{
    int8_t rslt = 0; /* Return 0 for Success, non-zero for failure */
    /*
     * The parameter dev_id can be used as a variable to store the I2C address of the device
     * Data on the bus should be like
     * |------------+---------------------|
     * | I2C action | Data                |
     * |------------+---------------------|
     * | Start      | -                   |
     * | Write      | (reg_addr)          |
     * | Stop       | -                   |
     * | Start      | -                   |
     * | Read       | (reg_data[0])       |
     * | Read       | (....)              |
     * | Read       | (reg_data[len - 1]) |
     * | Stop       | -                   |
     * |------------+---------------------|
     */
    return rslt;
}
BME280 – Data Sheet by Bosch Sensortec GmbH page 33

Implementation:

int8_t i2c_read(uint8_t dev_id, uint8_t reg_addr, uint8_t *data, uint16_t len) {
	i2c_cmd_handle_t cmd = i2c_cmd_link_create();
	i2c_master_start(cmd);
	i2c_master_write_byte(cmd, dev_id << 1 | I2C_MASTER_WRITE, 1);
	i2c_master_write_byte(cmd, reg_addr, 1);
	i2c_master_start(cmd);
	i2c_master_write_byte(cmd, dev_id << 1 | I2C_MASTER_READ, 1);
	if (len > 1) {
		i2c_master_read(cmd, data, len - 1, I2C_MASTER_ACK);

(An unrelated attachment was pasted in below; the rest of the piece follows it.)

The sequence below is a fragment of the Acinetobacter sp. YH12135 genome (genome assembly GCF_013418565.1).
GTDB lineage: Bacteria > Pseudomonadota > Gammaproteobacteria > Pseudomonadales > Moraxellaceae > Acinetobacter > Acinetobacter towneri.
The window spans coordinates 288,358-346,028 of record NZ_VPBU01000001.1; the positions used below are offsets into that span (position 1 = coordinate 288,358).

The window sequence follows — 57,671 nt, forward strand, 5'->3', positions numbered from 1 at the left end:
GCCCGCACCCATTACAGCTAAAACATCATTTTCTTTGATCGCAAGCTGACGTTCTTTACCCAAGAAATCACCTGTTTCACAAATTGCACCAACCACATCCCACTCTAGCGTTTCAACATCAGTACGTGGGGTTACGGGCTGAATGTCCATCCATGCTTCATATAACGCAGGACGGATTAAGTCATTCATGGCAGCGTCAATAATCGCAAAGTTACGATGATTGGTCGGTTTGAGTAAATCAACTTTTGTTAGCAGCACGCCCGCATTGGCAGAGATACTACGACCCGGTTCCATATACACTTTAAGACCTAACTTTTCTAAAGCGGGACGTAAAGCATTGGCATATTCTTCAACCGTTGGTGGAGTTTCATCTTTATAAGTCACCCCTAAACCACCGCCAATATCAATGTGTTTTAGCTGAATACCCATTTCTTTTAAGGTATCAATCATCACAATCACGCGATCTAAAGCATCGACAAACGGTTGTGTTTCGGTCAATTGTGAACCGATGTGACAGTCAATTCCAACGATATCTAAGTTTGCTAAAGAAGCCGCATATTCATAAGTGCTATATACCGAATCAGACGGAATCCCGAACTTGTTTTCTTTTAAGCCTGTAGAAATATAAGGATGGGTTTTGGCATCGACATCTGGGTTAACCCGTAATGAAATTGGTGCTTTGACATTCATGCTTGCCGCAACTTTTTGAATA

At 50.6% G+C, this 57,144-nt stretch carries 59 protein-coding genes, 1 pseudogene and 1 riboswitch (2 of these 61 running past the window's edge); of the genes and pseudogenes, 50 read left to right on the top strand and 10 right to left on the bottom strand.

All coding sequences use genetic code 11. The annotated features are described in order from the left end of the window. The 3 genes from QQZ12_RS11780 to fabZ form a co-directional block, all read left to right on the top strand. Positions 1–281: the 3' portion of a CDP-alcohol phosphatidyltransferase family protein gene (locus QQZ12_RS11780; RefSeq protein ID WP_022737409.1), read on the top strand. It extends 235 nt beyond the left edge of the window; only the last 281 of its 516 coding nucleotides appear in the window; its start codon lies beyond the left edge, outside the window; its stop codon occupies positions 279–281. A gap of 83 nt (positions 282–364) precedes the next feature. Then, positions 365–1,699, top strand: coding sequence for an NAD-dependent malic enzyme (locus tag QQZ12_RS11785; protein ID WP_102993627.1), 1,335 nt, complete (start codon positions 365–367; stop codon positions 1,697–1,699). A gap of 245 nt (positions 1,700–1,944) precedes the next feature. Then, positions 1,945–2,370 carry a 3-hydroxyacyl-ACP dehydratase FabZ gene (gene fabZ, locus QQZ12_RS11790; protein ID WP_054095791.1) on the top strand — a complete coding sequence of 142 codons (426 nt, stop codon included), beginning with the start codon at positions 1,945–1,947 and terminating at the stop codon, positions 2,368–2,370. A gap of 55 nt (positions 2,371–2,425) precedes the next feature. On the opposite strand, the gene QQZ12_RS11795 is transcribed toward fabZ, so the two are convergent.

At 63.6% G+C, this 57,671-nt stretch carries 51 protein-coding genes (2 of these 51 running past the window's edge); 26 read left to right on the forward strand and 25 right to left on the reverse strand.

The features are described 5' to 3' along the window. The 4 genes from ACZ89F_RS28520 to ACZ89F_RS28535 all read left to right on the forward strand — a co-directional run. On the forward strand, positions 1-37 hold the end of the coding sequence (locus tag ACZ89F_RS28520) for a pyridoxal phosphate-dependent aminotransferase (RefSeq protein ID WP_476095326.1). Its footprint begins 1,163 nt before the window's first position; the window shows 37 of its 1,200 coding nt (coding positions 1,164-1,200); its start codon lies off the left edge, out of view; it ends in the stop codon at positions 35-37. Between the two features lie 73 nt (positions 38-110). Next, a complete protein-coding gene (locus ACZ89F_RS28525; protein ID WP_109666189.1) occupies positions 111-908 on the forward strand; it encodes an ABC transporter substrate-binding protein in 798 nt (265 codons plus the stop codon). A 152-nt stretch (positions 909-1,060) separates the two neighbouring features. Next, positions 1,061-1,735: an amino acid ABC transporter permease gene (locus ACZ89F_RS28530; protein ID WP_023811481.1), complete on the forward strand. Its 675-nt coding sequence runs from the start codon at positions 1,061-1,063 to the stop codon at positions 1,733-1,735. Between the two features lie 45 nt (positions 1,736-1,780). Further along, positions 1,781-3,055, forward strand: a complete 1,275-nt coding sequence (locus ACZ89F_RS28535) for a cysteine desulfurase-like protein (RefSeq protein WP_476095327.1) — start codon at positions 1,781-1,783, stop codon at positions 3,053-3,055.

}
	i2c_master_read_byte(cmd, data + len - 1, I2C_MASTER_NACK);
	i2c_master_stop(cmd);
	i2c_master_cmd_begin(I2C_NUM_0, cmd, 500 / portTICK_RATE_MS);
	i2c_cmd_link_delete(cmd);
	return 0;
}

I²C Write

int8_t user_i2c_write(uint8_t dev_id, uint8_t reg_addr, uint8_t *reg_data, uint16_t len)
{
    int8_t rslt = 0; /* Return 0 for Success, non-zero for failure */
    /*
     * The parameter dev_id can be used as a variable to store the I2C address of the device
     * Data on the bus should be like
     * |------------+---------------------|
     * | I2C action | Data                |
     * |------------+---------------------|
     * | Start      | -                   |
     * | Write      | (reg_addr)          |
     * | Write      | (reg_data[0])       |
     * | Write      | (....)              |
     * | Write      | (reg_data[len - 1]) |
     * | Stop       | -                   |
     * |------------+---------------------|